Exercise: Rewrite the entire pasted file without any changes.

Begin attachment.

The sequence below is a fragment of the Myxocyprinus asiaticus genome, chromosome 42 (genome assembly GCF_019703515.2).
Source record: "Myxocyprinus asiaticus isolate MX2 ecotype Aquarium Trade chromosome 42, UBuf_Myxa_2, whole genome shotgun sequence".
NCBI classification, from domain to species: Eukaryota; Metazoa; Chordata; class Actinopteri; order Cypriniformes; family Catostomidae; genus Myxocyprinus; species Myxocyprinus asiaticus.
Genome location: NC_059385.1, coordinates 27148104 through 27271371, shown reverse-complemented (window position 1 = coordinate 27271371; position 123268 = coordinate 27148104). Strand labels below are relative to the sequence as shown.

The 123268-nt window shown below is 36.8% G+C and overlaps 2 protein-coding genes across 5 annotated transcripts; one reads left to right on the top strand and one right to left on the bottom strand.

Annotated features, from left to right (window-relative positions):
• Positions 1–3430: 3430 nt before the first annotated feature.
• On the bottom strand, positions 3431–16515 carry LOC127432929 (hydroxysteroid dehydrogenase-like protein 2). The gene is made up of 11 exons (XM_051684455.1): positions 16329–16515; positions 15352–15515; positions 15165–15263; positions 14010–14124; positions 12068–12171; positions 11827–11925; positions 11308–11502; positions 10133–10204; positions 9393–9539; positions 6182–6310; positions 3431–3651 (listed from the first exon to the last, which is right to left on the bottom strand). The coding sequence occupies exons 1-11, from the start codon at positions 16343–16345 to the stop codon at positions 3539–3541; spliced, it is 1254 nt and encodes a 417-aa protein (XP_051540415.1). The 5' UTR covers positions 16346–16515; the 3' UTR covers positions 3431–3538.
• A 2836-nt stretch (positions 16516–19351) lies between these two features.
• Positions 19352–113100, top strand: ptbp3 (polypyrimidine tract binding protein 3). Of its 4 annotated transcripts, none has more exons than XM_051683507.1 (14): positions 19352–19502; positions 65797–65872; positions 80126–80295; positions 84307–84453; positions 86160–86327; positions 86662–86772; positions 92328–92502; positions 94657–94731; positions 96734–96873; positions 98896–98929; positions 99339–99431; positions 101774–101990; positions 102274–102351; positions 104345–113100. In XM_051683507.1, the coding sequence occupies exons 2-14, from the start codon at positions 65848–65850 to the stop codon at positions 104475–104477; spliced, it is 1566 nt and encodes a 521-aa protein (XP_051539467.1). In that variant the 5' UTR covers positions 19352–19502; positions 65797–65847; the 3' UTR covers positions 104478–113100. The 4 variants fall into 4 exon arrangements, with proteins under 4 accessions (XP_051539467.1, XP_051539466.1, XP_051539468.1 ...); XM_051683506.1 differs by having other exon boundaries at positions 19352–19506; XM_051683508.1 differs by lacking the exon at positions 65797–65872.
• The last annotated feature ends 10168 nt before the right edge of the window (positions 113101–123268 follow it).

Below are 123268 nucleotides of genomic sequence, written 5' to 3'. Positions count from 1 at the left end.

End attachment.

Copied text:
The sequence below is a fragment of the Myxocyprinus asiaticus genome, chromosome 42 (genome assembly GCF_019703515.2).
Source record: "Myxocyprinus asiaticus isolate MX2 ecotype Aquarium Trade chromosome 42, UBuf_Myxa_2, whole genome shotgun sequence".
NCBI classification, from domain to species: Eukaryota; Metazoa; Chordata; class Actinopteri; order Cypriniformes; family Catostomidae; genus Myxocyprinus; species Myxocyprinus asiaticus.
Genome location: NC_059385.1, coordinates 27148104 through 27271371, shown reverse-complemented (window position 1 = coordinate 27271371; position 123268 = coordinate 27148104). Strand labels below are relative to the sequence as shown.

The 123268-nt window shown below is 36.8% G+C and overlaps 2 protein-coding genes across 5 annotated transcripts; one reads left to right on the top strand and one right to left on the bottom strand.

Annotated features, from left to right (window-relative positions):
• Positions 1–3430: 3430 nt before the first annotated feature.
• On the bottom strand, positions 3431–16515 carry LOC127432929 (hydroxysteroid dehydrogenase-like protein 2). The gene is made up of 11 exons (XM_051684455.1): positions 16329–16515; positions 15352–15515; positions 15165–15263; positions 14010–14124; positions 12068–12171; positions 11827–11925; positions 11308–11502; positions 10133–10204; positions 9393–9539; positions 6182–6310; positions 3431–3651 (listed from the first exon to the last, which is right to left on the bottom strand). The coding sequence occupies exons 1-11, from the start codon at positions 16343–16345 to the stop codon at positions 3539–3541; spliced, it is 1254 nt and encodes a 417-aa protein (XP_051540415.1). The 5' UTR covers positions 16346–16515; the 3' UTR covers positions 3431–3538.
• A 2836-nt stretch (positions 16516–19351) lies between these two features.
• Positions 19352–113100, top strand: ptbp3 (polypyrimidine tract binding protein 3). Of its 4 annotated transcripts, none has more exons than XM_051683507.1 (14): positions 19352–19502; positions 65797–65872; positions 80126–80295; positions 84307–84453; positions 86160–86327; positions 86662–86772; positions 92328–92502; positions 94657–94731; positions 96734–96873; positions 98896–98929; positions 99339–99431; positions 101774–101990; positions 102274–102351; positions 104345–113100. In XM_051683507.1, the coding sequence occupies exons 2-14, from the start codon at positions 65848–65850 to the stop codon at positions 104475–104477; spliced, it is 1566 nt and encodes a 521-aa protein (XP_051539467.1). In that variant the 5' UTR covers positions 19352–19502; positions 65797–65847; the 3' UTR covers positions 104478–113100. The 4 variants fall into 4 exon arrangements, with proteins under 4 accessions (XP_051539467.1, XP_051539466.1, XP_051539468.1 ...); XM_051683506.1 differs by having other exon boundaries at positions 19352–19506; XM_051683508.1 differs by lacking the exon at positions 65797–65872.
• The last annotated feature ends 10168 nt before the right edge of the window (positions 113101–123268 follow it).

Below are 123268 nucleotides of genomic sequence, written 5' to 3'. Positions count from 1 at the left end.